Novel Native Mass Spectrometry and Ion Mobility Approaches for the Characterization of Membrane Proteins and Pores

Datum: 16 januari 2020

Locatie: Campus Middelheim, A.143 - Middelheimlaan 1 - 2020 Antwerpen (route: UAntwerpen, Campus Middelheim)

Tijdstip: 16 uur

Organisatie / co-organisatie: Departement Chemie

Promovendus: Jeroen van Dyck

Promotor: Frank Sobott & Dirk Snyders

Korte beschrijving: Doctoraatsverdediging Jeroen van Dyck - Faculteit Wetenschappen, Departement Chemie


Native mass spectrometry has shown over the past years to be a very useful tool in the investigation of membrane proteins and pores, which provides additional information next to the conventional structural techniques. This information concerns for example the stoichiometry of complexes and structural information. In recent years native mass spectrometry has shown to be very useful for the investigation of large noncovalent, mainly globular structures. In this thesis different projects are presented and discussed showing the versatility of native mass spectrometry; including membrane associated proteins and nanopores build from custom designed DNA strands. To investigate each of the different projects ion mobility and mass spectrometric techniques were used. This also includes the methods of sample preparation required to transfer the samples into the gas phase without disturbing the complexes formed significantly.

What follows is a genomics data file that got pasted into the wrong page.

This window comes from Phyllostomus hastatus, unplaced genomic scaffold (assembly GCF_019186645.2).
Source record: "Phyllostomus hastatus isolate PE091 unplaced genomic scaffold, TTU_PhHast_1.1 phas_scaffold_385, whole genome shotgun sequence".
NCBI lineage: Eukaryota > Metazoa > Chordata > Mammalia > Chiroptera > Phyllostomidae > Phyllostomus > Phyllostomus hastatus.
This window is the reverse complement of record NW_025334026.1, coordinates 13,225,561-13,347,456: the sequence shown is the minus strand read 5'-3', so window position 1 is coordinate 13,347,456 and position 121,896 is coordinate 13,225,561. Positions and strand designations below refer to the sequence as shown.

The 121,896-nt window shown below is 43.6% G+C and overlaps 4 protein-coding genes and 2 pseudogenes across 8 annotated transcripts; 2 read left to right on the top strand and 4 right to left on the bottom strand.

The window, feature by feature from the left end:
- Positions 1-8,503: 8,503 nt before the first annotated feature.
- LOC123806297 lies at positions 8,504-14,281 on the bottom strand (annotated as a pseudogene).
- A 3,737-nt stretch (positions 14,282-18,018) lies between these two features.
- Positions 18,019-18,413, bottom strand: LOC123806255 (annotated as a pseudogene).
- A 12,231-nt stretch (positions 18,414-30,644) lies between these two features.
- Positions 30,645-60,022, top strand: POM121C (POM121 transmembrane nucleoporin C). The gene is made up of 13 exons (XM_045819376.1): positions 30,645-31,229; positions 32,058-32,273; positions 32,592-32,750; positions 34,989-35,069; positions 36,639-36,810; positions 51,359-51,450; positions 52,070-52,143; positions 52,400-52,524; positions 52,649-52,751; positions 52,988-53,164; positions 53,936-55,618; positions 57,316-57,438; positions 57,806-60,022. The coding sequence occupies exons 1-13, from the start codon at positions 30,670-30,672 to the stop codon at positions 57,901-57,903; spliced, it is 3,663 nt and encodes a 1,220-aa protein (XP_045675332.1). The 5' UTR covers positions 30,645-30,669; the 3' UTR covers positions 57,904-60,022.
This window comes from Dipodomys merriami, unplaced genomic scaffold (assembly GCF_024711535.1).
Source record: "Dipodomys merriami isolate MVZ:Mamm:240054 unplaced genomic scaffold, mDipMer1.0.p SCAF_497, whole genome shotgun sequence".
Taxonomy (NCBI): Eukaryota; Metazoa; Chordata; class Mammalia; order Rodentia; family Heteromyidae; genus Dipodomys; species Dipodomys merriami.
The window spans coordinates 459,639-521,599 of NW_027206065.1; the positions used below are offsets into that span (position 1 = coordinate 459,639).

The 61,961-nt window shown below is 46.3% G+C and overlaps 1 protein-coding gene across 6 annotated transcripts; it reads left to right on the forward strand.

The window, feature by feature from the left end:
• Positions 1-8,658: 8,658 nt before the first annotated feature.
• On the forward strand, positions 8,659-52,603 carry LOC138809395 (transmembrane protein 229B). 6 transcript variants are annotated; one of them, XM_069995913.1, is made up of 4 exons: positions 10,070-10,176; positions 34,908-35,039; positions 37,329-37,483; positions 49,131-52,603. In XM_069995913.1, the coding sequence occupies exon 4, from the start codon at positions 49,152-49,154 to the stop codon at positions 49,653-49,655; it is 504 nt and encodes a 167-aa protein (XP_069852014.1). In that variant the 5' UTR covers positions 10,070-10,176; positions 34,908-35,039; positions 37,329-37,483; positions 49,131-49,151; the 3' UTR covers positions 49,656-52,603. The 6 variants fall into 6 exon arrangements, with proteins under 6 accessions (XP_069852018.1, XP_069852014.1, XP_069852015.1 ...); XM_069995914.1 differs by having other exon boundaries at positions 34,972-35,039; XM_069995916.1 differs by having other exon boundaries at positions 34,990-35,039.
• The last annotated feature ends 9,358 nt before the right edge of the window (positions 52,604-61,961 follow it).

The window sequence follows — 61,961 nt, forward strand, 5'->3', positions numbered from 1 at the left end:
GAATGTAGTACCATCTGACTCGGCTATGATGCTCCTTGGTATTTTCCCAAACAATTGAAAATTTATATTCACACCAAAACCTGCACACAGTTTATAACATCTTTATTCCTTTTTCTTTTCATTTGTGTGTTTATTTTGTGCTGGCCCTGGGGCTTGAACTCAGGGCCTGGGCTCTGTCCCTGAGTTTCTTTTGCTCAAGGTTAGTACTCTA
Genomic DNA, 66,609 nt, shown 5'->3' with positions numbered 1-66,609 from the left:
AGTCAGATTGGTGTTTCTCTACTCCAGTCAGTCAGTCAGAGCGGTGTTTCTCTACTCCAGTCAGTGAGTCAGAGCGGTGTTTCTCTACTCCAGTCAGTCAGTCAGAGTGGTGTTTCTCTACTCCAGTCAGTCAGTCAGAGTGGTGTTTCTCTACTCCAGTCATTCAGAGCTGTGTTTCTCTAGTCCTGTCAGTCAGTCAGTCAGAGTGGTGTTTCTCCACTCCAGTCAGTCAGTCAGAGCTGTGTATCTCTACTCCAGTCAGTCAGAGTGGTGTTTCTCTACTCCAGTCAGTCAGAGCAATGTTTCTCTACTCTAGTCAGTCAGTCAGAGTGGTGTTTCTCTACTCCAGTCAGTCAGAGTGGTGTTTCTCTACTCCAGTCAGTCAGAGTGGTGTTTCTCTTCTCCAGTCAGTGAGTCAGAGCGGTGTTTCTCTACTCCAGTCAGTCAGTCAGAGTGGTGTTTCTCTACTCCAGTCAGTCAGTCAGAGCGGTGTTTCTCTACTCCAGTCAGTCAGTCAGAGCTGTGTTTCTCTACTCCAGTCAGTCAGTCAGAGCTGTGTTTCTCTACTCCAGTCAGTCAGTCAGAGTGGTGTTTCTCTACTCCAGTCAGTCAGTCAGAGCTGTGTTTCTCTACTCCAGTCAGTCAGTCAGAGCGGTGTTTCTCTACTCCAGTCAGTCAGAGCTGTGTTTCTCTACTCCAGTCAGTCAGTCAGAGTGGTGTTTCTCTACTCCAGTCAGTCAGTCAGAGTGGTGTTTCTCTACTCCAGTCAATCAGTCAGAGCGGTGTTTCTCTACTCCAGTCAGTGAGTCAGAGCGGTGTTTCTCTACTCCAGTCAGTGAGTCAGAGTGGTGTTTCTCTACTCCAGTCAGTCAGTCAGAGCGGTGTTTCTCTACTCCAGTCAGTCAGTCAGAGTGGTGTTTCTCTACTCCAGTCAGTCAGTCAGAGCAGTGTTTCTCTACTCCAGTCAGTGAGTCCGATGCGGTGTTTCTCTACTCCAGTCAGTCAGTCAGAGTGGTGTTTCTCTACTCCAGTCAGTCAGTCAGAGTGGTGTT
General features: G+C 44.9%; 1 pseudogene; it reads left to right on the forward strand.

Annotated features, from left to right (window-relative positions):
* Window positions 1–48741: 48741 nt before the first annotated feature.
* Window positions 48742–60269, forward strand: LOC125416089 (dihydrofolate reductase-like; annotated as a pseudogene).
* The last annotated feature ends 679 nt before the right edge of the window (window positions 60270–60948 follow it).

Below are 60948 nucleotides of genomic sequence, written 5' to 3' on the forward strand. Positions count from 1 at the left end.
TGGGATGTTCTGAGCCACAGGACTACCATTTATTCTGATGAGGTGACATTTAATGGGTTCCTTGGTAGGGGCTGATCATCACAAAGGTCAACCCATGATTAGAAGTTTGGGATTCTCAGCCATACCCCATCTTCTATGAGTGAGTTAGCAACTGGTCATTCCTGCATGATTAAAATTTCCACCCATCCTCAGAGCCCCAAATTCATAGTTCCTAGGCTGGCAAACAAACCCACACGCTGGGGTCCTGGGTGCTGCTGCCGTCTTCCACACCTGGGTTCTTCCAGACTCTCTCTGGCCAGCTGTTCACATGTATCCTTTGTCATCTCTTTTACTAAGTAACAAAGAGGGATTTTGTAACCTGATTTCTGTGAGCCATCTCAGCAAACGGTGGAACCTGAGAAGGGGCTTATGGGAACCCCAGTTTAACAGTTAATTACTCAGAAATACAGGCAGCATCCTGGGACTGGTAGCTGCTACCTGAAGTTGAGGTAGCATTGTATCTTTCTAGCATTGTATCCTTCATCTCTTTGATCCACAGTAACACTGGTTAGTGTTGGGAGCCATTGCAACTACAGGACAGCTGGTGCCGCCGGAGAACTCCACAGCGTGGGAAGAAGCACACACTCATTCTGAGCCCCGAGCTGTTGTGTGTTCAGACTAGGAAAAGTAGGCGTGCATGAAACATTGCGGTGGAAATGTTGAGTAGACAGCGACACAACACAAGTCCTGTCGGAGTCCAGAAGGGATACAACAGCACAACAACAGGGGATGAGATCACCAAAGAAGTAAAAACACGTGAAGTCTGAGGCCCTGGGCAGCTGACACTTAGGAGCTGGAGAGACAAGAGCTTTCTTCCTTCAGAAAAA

The BAX protein revealed to behave differently, when different detergents were present in solution above the critical micelle concentration or when binding the directly activating molecule BAM-7. Ion mobility and mass spectrometry show that it forms oligomers and conformational changes.

Native mass spectrometry turned out to be very useful in the investigation of lipid interactions with membrane proteins. This was shown by MgtA membrane protein revealing a very specific binding of lipids. Native MS has shown to be very useful for observing of specifically bound lipids even when high concentrations of other lipid were present.

DNA origami is a term used for artificial designed nano-structures from DNA building blocks. Within this thesis the formation of such a DNA nano-structure was investigated concerning the formation of a DNA nanopore. This pore is formed from different DNA strands which should only fit together in one possible manner. Using ion mobility mass spectrometry it was shown that the salt concentration, in the form of ammonium acetate, has a profound influence on the actual form of the hexameric pore.